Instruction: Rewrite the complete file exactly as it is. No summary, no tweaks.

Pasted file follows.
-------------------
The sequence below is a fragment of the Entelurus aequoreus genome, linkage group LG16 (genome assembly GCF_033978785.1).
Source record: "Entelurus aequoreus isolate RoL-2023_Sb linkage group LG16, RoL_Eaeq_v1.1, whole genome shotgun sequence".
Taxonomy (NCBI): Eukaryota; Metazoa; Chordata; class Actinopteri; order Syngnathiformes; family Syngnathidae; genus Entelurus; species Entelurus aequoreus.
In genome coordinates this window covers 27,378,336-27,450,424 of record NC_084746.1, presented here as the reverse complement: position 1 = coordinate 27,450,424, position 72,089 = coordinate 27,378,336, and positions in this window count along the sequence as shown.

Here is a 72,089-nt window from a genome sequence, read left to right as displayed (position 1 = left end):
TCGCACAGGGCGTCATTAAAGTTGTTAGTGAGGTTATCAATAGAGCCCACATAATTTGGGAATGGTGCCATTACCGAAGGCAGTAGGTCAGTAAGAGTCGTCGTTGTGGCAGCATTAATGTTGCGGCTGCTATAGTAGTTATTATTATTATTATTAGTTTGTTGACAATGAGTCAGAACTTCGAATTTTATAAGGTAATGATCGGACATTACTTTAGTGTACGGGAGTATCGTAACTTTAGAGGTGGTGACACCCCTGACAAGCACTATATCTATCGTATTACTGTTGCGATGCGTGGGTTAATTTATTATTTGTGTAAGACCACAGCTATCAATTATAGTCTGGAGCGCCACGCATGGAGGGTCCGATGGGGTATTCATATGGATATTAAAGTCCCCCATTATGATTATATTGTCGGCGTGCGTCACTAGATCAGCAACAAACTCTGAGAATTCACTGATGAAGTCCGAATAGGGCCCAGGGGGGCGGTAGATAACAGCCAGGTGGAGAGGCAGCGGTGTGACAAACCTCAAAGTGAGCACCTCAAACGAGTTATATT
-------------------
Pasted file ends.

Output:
The sequence below is a fragment of the Entelurus aequoreus genome, linkage group LG16 (genome assembly GCF_033978785.1).
Source record: "Entelurus aequoreus isolate RoL-2023_Sb linkage group LG16, RoL_Eaeq_v1.1, whole genome shotgun sequence".
Taxonomy (NCBI): Eukaryota; Metazoa; Chordata; class Actinopteri; order Syngnathiformes; family Syngnathidae; genus Entelurus; species Entelurus aequoreus.
In genome coordinates this window covers 27,378,336-27,450,424 of record NC_084746.1, presented here as the reverse complement: position 1 = coordinate 27,450,424, position 72,089 = coordinate 27,378,336, and positions in this window count along the sequence as shown.

Here is a 72,089-nt window from a genome sequence, read left to right as displayed (position 1 = left end):
TCGCACAGGGCGTCATTAAAGTTGTTAGTGAGGTTATCAATAGAGCCCACATAATTTGGGAATGGTGCCATTACCGAAGGCAGTAGGTCAGTAAGAGTCGTCGTTGTGGCAGCATTAATGTTGCGGCTGCTATAGTAGTTATTATTATTATTATTAGTTTGTTGACAATGAGTCAGAACTTCGAATTTTATAAGGTAATGATCGGACATTACTTTAGTGTACGGGAGTATCGTAACTTTAGAGGTGGTGACACCCCTGACAAGCACTATATCTATCGTATTACTGTTGCGATGCGTGGGTTAATTTATTATTTGTGTAAGACCACAGCTATCAATTATAGTCTGGAGCGCCACGCATGGAGGGTCCGATGGGGTATTCATATGGATATTAAAGTCCCCCATTATGATTATATTGTCGGCGTGCGTCACTAGATCAGCAACAAACTCTGAGAATTCACTGATGAAGTCCGAATAGGGCCCAGGGGGGCGGTAGATAACAGCCAGGTGGAGAGGCAGCGGTGTGACAAACCTCAAAGTGAGCACCTCAAACGAGTTATATT